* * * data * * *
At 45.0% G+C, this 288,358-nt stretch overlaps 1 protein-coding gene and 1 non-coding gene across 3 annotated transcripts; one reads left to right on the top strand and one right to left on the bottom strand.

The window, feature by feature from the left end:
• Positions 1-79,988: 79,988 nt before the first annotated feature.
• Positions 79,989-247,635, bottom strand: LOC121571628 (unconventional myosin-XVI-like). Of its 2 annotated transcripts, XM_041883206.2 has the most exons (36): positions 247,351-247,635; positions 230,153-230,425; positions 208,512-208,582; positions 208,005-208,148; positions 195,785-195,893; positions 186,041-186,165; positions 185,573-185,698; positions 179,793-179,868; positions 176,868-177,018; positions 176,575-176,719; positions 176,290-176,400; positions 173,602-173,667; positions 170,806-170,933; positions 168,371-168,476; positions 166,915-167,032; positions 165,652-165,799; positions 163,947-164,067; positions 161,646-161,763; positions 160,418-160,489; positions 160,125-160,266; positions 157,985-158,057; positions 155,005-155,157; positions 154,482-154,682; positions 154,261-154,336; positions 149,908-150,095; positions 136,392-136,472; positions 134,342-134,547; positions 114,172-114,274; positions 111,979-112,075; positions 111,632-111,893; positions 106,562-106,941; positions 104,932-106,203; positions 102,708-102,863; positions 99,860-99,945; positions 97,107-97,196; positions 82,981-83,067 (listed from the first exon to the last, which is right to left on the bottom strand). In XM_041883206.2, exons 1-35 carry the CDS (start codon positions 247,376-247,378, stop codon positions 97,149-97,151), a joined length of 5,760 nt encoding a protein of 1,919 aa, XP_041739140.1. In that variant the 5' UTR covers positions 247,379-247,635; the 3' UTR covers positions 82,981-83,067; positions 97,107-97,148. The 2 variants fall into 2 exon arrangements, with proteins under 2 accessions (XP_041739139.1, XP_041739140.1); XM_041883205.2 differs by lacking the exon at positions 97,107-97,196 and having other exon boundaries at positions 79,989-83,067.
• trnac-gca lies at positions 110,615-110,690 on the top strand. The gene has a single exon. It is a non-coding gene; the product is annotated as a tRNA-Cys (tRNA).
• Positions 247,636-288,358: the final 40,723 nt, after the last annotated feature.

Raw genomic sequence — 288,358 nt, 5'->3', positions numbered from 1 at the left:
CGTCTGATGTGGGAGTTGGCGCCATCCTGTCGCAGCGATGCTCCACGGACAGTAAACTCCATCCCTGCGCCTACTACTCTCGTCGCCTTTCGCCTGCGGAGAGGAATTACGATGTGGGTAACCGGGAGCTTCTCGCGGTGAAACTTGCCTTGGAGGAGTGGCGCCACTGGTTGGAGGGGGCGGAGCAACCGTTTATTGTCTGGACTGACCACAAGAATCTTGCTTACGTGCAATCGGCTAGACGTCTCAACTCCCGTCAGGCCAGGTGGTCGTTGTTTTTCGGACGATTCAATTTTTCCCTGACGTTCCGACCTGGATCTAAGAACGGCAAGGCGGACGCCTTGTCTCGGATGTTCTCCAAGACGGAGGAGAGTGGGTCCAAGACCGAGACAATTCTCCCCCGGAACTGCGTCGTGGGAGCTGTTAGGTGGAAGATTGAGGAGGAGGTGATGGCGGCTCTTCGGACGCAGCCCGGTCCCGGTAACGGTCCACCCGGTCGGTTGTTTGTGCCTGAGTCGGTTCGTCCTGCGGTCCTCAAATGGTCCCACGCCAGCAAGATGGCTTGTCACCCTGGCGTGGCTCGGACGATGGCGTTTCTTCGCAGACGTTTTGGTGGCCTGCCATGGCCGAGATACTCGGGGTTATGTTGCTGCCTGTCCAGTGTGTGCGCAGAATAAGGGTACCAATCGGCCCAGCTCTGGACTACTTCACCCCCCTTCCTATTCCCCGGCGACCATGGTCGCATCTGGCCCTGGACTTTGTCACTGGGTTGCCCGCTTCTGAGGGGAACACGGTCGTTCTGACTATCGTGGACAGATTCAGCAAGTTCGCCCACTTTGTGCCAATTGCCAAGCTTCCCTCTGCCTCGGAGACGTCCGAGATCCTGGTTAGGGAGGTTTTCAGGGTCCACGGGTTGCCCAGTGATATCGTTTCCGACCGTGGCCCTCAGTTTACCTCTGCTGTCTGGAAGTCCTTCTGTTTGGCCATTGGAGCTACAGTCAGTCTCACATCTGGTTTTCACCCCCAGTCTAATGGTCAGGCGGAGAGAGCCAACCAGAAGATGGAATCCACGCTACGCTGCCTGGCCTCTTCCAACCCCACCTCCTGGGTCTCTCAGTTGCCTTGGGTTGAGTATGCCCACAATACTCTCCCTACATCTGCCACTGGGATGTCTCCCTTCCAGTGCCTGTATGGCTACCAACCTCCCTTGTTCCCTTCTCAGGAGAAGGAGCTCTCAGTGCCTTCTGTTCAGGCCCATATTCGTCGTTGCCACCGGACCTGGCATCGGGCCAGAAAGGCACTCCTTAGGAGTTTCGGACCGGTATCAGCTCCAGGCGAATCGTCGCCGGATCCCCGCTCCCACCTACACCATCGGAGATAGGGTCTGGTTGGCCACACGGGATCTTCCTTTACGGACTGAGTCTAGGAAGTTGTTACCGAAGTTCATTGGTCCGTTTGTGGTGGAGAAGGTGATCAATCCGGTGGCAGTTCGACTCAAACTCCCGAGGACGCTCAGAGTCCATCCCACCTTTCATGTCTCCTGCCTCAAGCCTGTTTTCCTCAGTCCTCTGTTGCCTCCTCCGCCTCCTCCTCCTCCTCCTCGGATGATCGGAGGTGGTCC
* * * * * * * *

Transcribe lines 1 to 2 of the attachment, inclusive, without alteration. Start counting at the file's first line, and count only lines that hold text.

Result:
At 45.0% G+C, this 288,358-nt stretch overlaps 1 protein-coding gene and 1 non-coding gene across 3 annotated transcripts; one reads left to right on the top strand and one right to left on the bottom strand.

The window, feature by feature from the left end: